how to install a central heating cylinder
Heating

How To Install A Central Heating Cylinder

INSTALLING A CYLINDER

You will almost certainly want to install a new hot water cylinder along with your central heating system. For one thing. You will need one with an indirect heating element in it, and if you don’t have central heating at present, your current water cylinder is likely to be of the direct type as these are very common. Although you can convert these, fitting a brandnew indirect cylinder is likely to be easier and more efficient.

It’s important to plan the changeover of cylinders carefully. So that you are not left without hot water for long periods. The night before, switch off any hot water heater — a solid fuel boiler should be raked out. There should be a draincock at the point where it enters the cylinder: if you already have a boiler of some sort, the drain cock may be at the lowest point of the boiler return pipe. You can drain the cylinder from either of these points. If there is a valve at the outlet of the cistern on the feed pipe. Turn this off to stop the cylinder refilling; if there is no valve here you will have to turn off the supply to the cistern, either at the main stopvalve on the rising main or by tying up the ballvalve, and drain the cistern as well.

how to install a central heating cylinder

After draining, undo all the fittings connecting the pipes to the cylinder (or cut the pipe if you have to). Disconnect any immersion heater at the nearest junction box — not at the heater itself — and be sure to switch off at the mains first.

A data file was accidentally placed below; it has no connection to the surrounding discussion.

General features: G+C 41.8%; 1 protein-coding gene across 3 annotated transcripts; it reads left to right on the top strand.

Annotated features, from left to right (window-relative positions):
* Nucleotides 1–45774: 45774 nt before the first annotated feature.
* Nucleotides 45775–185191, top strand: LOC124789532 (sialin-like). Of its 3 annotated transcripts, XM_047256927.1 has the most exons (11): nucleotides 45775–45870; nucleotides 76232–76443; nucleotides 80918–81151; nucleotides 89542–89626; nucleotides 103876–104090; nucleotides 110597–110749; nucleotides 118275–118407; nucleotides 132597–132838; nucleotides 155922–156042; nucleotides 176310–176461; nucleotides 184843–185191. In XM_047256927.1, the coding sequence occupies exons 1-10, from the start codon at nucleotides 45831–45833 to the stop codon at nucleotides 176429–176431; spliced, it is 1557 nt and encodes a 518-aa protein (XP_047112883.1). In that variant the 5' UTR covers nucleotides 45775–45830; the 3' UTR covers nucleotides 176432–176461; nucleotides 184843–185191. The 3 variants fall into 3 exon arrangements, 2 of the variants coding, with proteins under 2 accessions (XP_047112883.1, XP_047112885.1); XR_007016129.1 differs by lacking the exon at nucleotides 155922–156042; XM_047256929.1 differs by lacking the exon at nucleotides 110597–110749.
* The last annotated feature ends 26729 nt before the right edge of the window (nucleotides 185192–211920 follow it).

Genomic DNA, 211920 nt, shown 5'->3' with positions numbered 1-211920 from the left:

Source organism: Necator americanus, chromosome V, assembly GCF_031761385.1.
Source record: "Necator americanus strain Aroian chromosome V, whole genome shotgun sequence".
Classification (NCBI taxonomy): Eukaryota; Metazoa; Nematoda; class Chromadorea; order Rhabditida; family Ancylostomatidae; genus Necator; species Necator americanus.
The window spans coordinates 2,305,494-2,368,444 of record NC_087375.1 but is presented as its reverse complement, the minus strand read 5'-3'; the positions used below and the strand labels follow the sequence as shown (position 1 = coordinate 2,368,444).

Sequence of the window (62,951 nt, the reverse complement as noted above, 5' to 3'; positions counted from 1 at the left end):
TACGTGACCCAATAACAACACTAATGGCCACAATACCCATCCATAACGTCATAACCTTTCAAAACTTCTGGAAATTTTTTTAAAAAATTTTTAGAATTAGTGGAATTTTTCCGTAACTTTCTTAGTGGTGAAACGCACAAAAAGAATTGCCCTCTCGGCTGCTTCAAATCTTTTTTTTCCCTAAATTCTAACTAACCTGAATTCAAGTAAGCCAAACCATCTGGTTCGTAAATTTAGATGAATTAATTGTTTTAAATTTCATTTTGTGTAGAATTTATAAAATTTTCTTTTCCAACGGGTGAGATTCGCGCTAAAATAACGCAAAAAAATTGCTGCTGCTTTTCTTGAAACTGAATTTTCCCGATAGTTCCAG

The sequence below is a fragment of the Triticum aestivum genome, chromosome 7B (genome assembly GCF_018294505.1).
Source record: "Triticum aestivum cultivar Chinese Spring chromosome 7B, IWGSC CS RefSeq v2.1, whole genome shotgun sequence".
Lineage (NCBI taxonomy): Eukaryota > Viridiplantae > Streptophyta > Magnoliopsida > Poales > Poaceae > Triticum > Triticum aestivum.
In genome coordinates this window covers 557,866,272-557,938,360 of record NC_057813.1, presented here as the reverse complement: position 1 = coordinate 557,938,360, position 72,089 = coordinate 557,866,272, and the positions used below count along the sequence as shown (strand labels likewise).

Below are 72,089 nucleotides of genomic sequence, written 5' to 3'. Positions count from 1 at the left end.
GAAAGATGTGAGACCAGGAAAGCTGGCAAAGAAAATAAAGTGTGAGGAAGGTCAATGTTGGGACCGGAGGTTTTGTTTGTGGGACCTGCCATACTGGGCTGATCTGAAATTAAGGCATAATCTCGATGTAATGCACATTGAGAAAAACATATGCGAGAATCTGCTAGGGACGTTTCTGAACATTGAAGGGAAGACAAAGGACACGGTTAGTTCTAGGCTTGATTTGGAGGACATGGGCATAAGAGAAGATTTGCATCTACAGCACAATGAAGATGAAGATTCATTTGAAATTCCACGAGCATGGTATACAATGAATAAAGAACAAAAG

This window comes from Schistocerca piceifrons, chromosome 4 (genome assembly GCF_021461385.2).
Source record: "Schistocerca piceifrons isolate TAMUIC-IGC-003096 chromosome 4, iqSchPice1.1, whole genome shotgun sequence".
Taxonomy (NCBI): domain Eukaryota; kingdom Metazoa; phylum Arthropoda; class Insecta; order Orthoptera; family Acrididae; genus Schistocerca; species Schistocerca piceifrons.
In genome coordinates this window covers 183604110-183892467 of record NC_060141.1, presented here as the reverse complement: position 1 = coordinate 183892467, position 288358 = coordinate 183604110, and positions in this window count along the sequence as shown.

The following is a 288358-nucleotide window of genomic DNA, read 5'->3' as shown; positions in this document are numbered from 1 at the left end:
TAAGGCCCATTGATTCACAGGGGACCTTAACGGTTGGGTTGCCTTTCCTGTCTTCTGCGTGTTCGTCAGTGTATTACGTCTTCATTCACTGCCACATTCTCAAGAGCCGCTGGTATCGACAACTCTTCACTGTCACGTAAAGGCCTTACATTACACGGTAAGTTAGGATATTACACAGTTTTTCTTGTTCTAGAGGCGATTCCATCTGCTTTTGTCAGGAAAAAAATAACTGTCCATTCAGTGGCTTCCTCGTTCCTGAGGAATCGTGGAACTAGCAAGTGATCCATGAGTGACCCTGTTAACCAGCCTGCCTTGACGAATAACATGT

Undo the immersion heater —you will need a special large spanner for this. Or a pair of slip joint pliers, which you can hire. If the heater is in good condition you can reuse it in the new cylinder — you may still want the ability to heat water separately with an immersion heater.

Try to do all this work early in the day, so that you can then try the new cylinder in place and decide what fittings you will need to connect it up — unless you are very lucky, you will have to move. Shorten, or extend atJ least some of the pipes and it’s unlikely that you will be able to plan this in advance.

At this stage, you need to connect up only the domestic water side of things — the inlet from the cold water cistern and the outlet to the hot taps.

As yet there is no need to to connect up the central heating.

Flow and return tappings; because these lead to an enclosed coil inside the cylinder, there is no possibility of the cylinder leaking when you fill it.

The inlet pipe should have a drain tap fitted to it, and accord ing to how your pipes are placed and the amount of space you have, this may have one screwed end, for screwing directly into the cylinder. Or two compression ends, for fitting a little way away from it. Either way. The drain tap may be a straight or elbow type of fitting. Make up the screwed ends of all fittings with hemp and paste.

With the cylinder connected, test this part of the circuit.

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